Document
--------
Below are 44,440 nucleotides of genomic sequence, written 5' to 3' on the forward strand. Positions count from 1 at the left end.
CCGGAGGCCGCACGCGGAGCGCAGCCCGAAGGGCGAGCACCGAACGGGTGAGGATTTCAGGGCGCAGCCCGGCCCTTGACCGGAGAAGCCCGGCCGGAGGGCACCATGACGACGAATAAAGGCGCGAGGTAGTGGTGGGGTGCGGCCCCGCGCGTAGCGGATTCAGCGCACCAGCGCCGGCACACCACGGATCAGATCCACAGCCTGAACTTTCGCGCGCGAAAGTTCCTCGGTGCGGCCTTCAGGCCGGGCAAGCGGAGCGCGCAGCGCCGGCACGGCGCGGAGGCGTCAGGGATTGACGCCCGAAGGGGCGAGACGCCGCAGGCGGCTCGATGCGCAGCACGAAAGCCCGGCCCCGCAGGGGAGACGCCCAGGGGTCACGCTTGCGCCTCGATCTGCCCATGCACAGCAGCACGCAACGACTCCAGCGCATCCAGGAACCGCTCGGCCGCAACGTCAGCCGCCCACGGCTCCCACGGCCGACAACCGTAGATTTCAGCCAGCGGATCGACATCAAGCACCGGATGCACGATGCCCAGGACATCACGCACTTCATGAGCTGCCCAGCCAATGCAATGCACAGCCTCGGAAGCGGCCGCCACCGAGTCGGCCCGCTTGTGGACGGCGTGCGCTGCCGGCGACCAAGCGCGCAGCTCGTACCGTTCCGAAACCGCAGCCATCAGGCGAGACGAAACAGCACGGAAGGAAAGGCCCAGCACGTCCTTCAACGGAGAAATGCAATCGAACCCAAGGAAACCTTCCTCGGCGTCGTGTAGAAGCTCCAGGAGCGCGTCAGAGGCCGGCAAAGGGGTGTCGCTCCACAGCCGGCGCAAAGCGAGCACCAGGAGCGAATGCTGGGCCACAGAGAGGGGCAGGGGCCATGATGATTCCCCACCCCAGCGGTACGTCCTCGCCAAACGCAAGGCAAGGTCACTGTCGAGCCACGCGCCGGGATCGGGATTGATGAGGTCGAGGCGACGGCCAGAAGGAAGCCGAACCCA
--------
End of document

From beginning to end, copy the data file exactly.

Below are 44,440 nucleotides of genomic sequence, written 5' to 3' on the forward strand. Positions count from 1 at the left end.
CCGGAGGCCGCACGCGGAGCGCAGCCCGAAGGGCGAGCACCGAACGGGTGAGGATTTCAGGGCGCAGCCCGGCCCTTGACCGGAGAAGCCCGGCCGGAGGGCACCATGACGACGAATAAAGGCGCGAGGTAGTGGTGGGGTGCGGCCCCGCGCGTAGCGGATTCAGCGCACCAGCGCCGGCACACCACGGATCAGATCCACAGCCTGAACTTTCGCGCGCGAAAGTTCCTCGGTGCGGCCTTCAGGCCGGGCAAGCGGAGCGCGCAGCGCCGGCACGGCGCGGAGGCGTCAGGGATTGACGCCCGAAGGGGCGAGACGCCGCAGGCGGCTCGATGCGCAGCACGAAAGCCCGGCCCCGCAGGGGAGACGCCCAGGGGTCACGCTTGCGCCTCGATCTGCCCATGCACAGCAGCACGCAACGACTCCAGCGCATCCAGGAACCGCTCGGCCGCAACGTCAGCCGCCCACGGCTCCCACGGCCGACAACCGTAGATTTCAGCCAGCGGATCGACATCAAGCACCGGATGCACGATGCCCAGGACATCACGCACTTCATGAGCTGCCCAGCCAATGCAATGCACAGCCTCGGAAGCGGCCGCCACCGAGTCGGCCCGCTTGTGGACGGCGTGCGCTGCCGGCGACCAAGCGCGCAGCTCGTACCGTTCCGAAACCGCAGCCATCAGGCGAGACGAAACAGCACGGAAGGAAAGGCCCAGCACGTCCTTCAACGGAGAAATGCAATCGAACCCAAGGAAACCTTCCTCGGCGTCGTGTAGAAGCTCCAGGAGCGCGTCAGAGGCCGGCAAAGGGGTGTCGCTCCACAGCCGGCGCAAAGCGAGCACCAGGAGCGAATGCTGGGCCACAGAGAGGGGCAGGGGCCATGATGATTCCCCACCCCAGCGGTACGTCCTCGCCAAACGCAAGGCAAGGTCACTGTCGAGCCACGCGCCGGGATCGGGATTGATGAGGTCGAGGCGACGGCCAGAAGGAAGCCGAACCCA